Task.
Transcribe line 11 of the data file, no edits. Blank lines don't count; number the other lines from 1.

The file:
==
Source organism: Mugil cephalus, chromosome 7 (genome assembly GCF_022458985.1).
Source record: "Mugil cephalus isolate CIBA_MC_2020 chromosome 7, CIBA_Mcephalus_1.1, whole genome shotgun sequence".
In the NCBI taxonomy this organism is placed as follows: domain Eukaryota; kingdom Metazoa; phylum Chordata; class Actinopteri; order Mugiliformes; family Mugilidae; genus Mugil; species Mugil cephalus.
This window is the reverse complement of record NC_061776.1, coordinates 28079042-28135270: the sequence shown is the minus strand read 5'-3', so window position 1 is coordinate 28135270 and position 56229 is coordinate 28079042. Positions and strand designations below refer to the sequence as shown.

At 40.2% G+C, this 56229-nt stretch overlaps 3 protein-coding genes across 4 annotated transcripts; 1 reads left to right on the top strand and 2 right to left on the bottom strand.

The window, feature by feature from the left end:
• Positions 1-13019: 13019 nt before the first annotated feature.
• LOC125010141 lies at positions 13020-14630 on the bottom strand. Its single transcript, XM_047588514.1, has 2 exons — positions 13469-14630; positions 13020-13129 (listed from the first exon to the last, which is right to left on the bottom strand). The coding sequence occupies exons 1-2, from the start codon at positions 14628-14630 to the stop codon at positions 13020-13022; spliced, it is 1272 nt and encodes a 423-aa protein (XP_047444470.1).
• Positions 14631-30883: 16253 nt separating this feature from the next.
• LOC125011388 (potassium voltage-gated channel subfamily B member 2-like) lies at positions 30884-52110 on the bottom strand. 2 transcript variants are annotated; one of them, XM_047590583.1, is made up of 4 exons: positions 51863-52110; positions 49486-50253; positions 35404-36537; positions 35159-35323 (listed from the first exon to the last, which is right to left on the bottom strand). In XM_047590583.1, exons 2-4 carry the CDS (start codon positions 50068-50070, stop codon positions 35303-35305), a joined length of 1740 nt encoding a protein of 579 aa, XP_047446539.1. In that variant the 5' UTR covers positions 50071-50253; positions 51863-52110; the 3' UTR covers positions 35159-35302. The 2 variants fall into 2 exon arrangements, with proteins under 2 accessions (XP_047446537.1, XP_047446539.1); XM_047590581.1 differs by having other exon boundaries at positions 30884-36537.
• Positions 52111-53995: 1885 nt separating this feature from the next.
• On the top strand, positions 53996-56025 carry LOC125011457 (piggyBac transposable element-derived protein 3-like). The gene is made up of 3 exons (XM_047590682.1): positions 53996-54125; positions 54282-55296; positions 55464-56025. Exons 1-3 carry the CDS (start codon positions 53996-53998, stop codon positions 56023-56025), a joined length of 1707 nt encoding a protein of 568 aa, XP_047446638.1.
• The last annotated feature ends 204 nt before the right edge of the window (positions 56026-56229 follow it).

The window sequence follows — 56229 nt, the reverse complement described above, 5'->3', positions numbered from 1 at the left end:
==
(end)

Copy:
• Positions 52111-53995: 1885 nt separating this feature from the next.